SUMMARY: I've had a few requests to deepen my interpretation on the relationship between Mirage and Syndrome, and here's a one-shot for that specific purpose. I may expand later to create more one-shots that slowly evolve into a multichapter work, but for now, my swift stories in the dark are all you're gonna get.

WARNINGS: Rated teen for sexual subject matter and language, that is, use of the f-word. My apologies, but it fit.

DISCLAIMER: Pixar owns The Incredibles. If I did, I would've given them all different outfits.

Quiet Moments in the Dark

It was never love. I feel the need to make that clear. It was never love between us. I've never fallen in love, so I don't know quite what love is. If love exists. But it certainly wasn't love, the relationship between Syndrome and myself. The thing between Syndrome and myself. I think the word "relationship" makes most people – most people who are romantic at heart, anyway – think of flowers and hearts and silly kisses and laughter and quiet moments in the dark, listening to one another breathe. We didn't have most of those, the petty things that define relationships. But the last one did exist, for that short-long time.

I would lie awake at night, feeling the artificial chill of the silently humming machinery that ran the complex, keeping it cool in the midst of the very active volcano. I didn't like sheets, never slept below sheets, and so I was bare and inviting the chill to come to me. I worshipped the cold. I could feel the cold, and it reminded me that I was still alive.

To my side he would lie perfectly still for only the slightest of moments, before beginning to toss and turn in the wake of nightmares. It was a strange thing to see the man who so inspired terror in the hearts of his victims reduced to the state of quivering child, crippled by the power of darkness. He would twist beneath his sheets, and pull them out from under me, kicking his legs, his face a myriad of emotions, most sad or terrified.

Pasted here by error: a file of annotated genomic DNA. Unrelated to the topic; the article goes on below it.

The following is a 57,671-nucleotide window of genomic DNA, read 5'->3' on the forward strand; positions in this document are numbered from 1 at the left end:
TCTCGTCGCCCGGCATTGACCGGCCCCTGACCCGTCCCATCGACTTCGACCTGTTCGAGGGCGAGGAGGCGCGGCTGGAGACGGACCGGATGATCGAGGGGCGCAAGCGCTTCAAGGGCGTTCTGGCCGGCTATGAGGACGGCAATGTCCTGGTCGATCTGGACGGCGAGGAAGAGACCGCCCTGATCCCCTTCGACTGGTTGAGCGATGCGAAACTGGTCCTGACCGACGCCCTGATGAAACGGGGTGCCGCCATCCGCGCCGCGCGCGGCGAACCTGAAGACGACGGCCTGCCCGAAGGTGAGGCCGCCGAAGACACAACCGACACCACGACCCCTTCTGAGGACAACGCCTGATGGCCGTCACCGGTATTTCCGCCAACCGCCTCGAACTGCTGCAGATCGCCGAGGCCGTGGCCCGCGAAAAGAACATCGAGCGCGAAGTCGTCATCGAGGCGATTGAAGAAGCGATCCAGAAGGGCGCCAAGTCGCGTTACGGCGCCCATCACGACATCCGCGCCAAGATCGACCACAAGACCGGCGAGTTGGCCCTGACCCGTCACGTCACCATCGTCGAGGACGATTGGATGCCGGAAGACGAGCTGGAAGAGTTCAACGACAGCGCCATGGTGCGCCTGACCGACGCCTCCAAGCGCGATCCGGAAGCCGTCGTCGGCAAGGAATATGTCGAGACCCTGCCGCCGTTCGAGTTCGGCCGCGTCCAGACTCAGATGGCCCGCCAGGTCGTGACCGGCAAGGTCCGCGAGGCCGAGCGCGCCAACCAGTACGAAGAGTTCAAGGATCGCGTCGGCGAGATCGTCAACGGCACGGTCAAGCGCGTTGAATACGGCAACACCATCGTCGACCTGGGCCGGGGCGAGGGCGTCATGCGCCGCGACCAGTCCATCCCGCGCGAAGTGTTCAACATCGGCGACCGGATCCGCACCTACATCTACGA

It was those nights, seeing him as little more than child to be comforted, that I kept in mind whenever I felt the urge to run away from this little paradise/hell. He frightened me so often in the daylight, strutting about with an impetuous, but slightly bored look on his face. It was dangerous, how that bored look could hide his anger.

When he was angry, it was close to petrifying. He wasn't tall, but he was strong, and more than that, he was vengeful. A grudge might be, for anyone else, simply a bright ember that sparked and flew away into the night. For him, it was a live, burning coal that only waited for the right moment to burst into flame. Workmen who annoyed him disappeared. Negotiators and businessmen who gave him a hard time found themselves dead, courtesy of my own handiwork.